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Oncogene. 2004 Mar 25;23(13):2357-66.

Microarray analysis identifies Autotaxin, a tumour cell motility and angiogenic factor with lysophospholipase D activity, as a specific target of cell transformation by v-Jun.

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Beatson Institute for Cancer Research, Cancer Research Campaign Beatson Laboratories, Garscube Estate, Switchback Road, Bearsden, Glasgow G61 1BD, UK.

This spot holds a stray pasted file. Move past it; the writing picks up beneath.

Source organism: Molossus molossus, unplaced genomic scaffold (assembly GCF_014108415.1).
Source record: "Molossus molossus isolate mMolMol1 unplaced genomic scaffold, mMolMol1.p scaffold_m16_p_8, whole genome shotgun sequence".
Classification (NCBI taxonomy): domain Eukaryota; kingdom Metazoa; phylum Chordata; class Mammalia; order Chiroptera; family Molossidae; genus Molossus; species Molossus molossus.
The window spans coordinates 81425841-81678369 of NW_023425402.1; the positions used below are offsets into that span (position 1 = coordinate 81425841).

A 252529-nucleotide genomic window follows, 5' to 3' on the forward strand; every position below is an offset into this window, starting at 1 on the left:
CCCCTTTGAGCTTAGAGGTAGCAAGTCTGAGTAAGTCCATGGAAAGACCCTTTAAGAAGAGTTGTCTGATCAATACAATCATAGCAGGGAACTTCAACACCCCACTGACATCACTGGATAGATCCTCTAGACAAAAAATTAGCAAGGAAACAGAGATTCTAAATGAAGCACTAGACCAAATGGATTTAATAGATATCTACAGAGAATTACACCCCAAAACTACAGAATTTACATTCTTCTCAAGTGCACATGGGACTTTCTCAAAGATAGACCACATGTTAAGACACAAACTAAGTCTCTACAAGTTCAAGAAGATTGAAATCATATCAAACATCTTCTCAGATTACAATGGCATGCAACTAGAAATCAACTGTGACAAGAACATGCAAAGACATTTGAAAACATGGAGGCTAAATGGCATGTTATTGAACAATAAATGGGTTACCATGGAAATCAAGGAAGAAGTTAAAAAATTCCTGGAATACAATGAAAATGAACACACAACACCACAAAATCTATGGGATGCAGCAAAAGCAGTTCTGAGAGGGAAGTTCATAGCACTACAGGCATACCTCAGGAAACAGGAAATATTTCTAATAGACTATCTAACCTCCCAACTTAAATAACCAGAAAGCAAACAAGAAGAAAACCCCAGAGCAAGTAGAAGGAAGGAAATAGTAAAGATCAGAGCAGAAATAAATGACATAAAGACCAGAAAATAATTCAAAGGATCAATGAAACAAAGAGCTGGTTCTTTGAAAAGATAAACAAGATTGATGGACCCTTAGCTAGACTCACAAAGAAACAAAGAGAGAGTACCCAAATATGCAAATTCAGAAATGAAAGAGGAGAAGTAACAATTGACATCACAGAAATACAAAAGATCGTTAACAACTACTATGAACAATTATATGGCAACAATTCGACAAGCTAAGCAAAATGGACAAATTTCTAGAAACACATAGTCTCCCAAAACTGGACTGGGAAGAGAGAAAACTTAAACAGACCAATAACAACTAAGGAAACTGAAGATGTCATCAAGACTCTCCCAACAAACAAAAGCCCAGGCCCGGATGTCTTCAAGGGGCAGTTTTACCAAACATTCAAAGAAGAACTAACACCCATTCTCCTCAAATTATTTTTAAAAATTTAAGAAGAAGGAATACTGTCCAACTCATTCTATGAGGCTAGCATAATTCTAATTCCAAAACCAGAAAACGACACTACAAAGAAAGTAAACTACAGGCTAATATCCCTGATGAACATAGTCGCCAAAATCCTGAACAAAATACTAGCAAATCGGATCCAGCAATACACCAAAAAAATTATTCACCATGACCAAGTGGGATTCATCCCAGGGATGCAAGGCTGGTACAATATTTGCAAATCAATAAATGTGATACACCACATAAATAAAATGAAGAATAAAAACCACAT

We have used chicken cDNA microarrays to investigate gene-expression changes induced during transformation of chick embryo fibroblasts (CEF) by the viral Jun oncoprotein encoded by ASV17. This analysis reveals that v-Jun induces increases and decreases of varying magnitude in the expression of genes involved in diverse cellular functions, most of which have not been detected in previous screens for putative v-Jun targets. In all, 27 individual genes were identified, whose expression is increased threefold or more in v-Jun-transformed cells, including genes involved in energy generation, protein synthesis, and gene transcription. Interestingly, this group includes the hypoxia-inducible factor-1 alpha (Hif-1alpha) transcription factor and the glycolytic enzyme enolase, suggesting that adaptation to hypoxia could play a role in tumorigenesis by v-Jun. We also identified 32 genes whose expression is decreased threefold or more, including chaperones, components of the cytoskeleton, and, unexpectedly, DNA replication factors. The gene whose expression is upregulated most dramatically (approximately 100-fold) encodes Autotaxin (ATX), a secreted tumor motility-promoting factor with lysophospholipase D activity. Strikingly, v-Jun-transformed CEF secrete catalytically active ATX and chemotactic activity, which can be detected in conditioned medium. ATX is not detectably expressed in normal CEF or CEF transformed by the v-Src or v-Myc oncoproteins, indicating that induction of this putative autocrine/paracrine factor is a specific consequence of cell transformation by v-Jun. ATX has been implicated in both angiogenesis and invasion, and could therefore play an important role in tumorigenesis by v-Jun in vivo.

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